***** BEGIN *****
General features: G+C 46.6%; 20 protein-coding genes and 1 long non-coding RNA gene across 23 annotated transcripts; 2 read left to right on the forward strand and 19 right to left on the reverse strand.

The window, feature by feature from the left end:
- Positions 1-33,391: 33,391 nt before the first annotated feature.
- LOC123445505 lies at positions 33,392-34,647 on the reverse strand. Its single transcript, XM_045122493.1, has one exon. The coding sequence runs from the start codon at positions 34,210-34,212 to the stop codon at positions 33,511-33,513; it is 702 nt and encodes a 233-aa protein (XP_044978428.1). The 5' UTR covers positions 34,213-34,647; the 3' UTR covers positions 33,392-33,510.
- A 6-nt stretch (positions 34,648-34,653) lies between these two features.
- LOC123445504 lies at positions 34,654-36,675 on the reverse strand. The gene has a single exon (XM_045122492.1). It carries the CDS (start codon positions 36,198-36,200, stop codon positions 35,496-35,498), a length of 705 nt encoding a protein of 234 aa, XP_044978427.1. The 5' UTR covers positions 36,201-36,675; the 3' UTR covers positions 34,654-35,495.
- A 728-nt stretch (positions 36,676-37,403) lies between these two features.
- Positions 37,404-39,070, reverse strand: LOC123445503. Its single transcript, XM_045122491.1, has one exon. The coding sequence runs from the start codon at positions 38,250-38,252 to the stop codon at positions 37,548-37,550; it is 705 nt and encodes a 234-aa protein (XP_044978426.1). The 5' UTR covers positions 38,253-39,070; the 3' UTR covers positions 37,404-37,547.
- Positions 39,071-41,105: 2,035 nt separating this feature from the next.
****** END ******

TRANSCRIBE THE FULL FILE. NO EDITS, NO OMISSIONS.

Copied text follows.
General features: G+C 46.6%; 20 protein-coding genes and 1 long non-coding RNA gene across 23 annotated transcripts; 2 read left to right on the forward strand and 19 right to left on the reverse strand.

The window, feature by feature from the left end:
- Positions 1-33,391: 33,391 nt before the first annotated feature.
- LOC123445505 lies at positions 33,392-34,647 on the reverse strand. Its single transcript, XM_045122493.1, has one exon. The coding sequence runs from the start codon at positions 34,210-34,212 to the stop codon at positions 33,511-33,513; it is 702 nt and encodes a 233-aa protein (XP_044978428.1). The 5' UTR covers positions 34,213-34,647; the 3' UTR covers positions 33,392-33,510.
- A 6-nt stretch (positions 34,648-34,653) lies between these two features.
- LOC123445504 lies at positions 34,654-36,675 on the reverse strand. The gene has a single exon (XM_045122492.1). It carries the CDS (start codon positions 36,198-36,200, stop codon positions 35,496-35,498), a length of 705 nt encoding a protein of 234 aa, XP_044978427.1. The 5' UTR covers positions 36,201-36,675; the 3' UTR covers positions 34,654-35,495.
- A 728-nt stretch (positions 36,676-37,403) lies between these two features.
- Positions 37,404-39,070, reverse strand: LOC123445503. Its single transcript, XM_045122491.1, has one exon. The coding sequence runs from the start codon at positions 38,250-38,252 to the stop codon at positions 37,548-37,550; it is 705 nt and encodes a 234-aa protein (XP_044978426.1). The 5' UTR covers positions 38,253-39,070; the 3' UTR covers positions 37,404-37,547.
- Positions 39,071-41,105: 2,035 nt separating this feature from the next.